5 breathtaking proofs of Gaudí's Talent in Barcelona
1) Casa Battló
There are a lot more examples of Gaudí’s talent to be found in Barcelona than just the Sagrada Familia and La Pedrera. Casa Battló, almost opposite La Pedrera, blends Saint Georges motives with wavy lines. The building looks organic thanks to the scale-like ornaments.
2) Palau Güell
This intercity palace, designed by Gaudí for the same industrial who commissioned the Parc Güell, looks surprisingly stark from the outside. Inside it’s like a movie set: the dark gray stone, the rib-like columns and the generous use of dark wood give it a decidedly Gothic flavour. Unlike any other of Gaudí’s creations, Palau Güell feels alien.
3) El Drac, Finca Güell
More mudejar style elements are to be found in the gatehouses of Finca Güell, the estate and manor that Gaudí designed for his pre-eminent Maecenas around 1883. The manor is gone now but the gates are still there, their most famous element being the forged iron flying dragon.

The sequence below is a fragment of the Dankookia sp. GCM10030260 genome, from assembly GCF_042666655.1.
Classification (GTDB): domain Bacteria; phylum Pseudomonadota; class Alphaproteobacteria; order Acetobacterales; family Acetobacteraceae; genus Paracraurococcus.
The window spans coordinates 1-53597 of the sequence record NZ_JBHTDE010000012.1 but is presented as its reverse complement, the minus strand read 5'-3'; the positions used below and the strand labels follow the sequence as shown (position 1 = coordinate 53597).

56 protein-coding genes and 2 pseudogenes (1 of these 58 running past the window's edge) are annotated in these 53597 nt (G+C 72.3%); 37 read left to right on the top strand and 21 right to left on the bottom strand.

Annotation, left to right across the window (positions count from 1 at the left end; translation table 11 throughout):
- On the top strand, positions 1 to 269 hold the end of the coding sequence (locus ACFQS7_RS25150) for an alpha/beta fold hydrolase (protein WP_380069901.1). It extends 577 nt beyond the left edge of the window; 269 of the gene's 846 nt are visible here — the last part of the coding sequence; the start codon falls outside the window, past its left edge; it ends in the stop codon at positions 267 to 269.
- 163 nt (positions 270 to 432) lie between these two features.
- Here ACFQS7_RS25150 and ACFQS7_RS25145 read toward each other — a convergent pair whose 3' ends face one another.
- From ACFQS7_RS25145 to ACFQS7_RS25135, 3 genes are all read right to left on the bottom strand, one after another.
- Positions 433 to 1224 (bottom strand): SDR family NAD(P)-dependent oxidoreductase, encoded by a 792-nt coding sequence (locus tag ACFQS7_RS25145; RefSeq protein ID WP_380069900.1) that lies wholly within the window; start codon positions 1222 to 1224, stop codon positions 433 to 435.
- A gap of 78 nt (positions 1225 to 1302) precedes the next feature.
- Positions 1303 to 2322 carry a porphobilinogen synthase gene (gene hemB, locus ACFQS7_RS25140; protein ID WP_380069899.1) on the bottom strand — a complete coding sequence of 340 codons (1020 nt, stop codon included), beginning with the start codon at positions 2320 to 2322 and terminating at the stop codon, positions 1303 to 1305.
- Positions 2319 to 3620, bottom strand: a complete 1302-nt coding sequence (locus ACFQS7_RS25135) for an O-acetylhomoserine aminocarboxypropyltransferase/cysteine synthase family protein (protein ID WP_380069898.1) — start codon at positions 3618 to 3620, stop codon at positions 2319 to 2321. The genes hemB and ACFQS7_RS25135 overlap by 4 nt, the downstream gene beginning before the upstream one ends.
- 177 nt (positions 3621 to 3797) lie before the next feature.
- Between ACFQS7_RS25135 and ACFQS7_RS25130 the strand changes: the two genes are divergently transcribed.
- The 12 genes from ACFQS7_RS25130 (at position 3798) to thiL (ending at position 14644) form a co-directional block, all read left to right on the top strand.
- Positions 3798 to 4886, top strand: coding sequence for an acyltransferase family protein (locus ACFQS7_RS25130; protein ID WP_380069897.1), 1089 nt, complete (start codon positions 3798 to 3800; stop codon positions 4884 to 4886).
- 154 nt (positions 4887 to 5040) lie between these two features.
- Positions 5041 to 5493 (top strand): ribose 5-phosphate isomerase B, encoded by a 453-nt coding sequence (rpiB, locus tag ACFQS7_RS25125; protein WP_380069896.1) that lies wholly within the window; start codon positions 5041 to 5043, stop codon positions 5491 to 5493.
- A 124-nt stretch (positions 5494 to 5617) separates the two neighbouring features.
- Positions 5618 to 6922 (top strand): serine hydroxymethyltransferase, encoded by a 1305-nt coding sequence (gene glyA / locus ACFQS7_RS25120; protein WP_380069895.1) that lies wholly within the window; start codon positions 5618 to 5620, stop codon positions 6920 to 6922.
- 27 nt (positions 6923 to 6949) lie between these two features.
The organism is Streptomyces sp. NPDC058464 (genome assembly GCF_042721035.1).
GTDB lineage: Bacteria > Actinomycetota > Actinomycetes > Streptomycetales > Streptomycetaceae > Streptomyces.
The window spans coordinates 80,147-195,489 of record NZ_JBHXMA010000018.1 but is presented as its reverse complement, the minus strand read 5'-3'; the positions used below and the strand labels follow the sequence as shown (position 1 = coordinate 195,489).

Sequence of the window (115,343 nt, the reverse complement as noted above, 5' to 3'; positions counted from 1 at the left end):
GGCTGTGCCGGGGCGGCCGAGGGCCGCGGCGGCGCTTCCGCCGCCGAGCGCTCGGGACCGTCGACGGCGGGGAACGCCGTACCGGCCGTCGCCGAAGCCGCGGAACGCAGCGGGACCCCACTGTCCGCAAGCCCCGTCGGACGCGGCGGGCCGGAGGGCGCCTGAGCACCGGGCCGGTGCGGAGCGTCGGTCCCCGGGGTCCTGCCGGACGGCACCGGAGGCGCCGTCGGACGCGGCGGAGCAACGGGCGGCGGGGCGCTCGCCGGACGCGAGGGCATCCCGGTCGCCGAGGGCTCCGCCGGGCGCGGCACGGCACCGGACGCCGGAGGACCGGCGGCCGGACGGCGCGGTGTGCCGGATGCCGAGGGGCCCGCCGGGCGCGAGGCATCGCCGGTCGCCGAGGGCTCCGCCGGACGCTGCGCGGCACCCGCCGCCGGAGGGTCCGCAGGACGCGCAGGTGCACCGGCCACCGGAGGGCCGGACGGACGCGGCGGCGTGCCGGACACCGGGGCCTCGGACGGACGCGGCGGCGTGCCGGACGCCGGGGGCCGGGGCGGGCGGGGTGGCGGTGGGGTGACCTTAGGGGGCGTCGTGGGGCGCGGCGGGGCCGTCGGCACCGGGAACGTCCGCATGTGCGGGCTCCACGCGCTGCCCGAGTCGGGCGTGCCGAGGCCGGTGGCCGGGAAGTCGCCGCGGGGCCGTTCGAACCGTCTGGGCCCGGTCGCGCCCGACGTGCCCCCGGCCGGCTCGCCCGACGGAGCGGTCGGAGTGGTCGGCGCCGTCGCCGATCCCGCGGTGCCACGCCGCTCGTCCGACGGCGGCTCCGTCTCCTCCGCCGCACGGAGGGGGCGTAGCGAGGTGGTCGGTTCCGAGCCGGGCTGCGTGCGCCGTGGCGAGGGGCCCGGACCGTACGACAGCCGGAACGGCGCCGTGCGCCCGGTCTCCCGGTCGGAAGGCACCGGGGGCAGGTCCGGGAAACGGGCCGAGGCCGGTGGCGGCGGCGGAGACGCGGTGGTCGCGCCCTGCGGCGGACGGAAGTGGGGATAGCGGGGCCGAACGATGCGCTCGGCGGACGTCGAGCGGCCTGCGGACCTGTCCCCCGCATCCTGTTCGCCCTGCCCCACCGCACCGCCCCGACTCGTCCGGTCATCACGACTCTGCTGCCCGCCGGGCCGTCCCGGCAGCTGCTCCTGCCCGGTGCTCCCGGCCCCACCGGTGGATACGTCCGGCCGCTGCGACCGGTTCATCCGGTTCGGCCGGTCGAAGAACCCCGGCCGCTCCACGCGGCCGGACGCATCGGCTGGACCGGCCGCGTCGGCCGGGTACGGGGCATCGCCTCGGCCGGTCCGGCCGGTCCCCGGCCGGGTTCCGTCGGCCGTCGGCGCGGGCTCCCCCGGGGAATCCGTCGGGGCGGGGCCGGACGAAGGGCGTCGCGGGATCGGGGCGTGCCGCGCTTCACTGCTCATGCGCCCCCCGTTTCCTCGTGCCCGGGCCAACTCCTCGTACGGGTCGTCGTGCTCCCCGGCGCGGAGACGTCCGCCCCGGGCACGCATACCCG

4) Colònia Güell
Colònia Güell lies well outside of Barcelona, 23 kilometres to the southwest. It was supposed to become an industrial village with terraced houses, a school, a theatre, shops and a church. Gaudí was commissioned to work on the church. However, after initiating the project in 1890, Eusebi Güell stopped work on the entire project in 1914. The lower nave of Gaudí’s church was already finished by that time. The church is now known as Gaudí’s crypt and features beautiful vaults in the shape of hyperbolic parabolas.
5) Torre Bellesguard
Created for the wealthy Figueras family, Gaudí fused in this house medieval imagery with modernist ideas, ending up with a house that resembles a church. The attic sparked ideas that Gaudí developed further when building the Sagrada Familia. Both the house and the garden are open to visit.
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The 500 Hidden Secrets of Barcelona reveals off-the-beaten-track places and interesting details for anyone who's keen to explore Barcelona's best-kept secrets.
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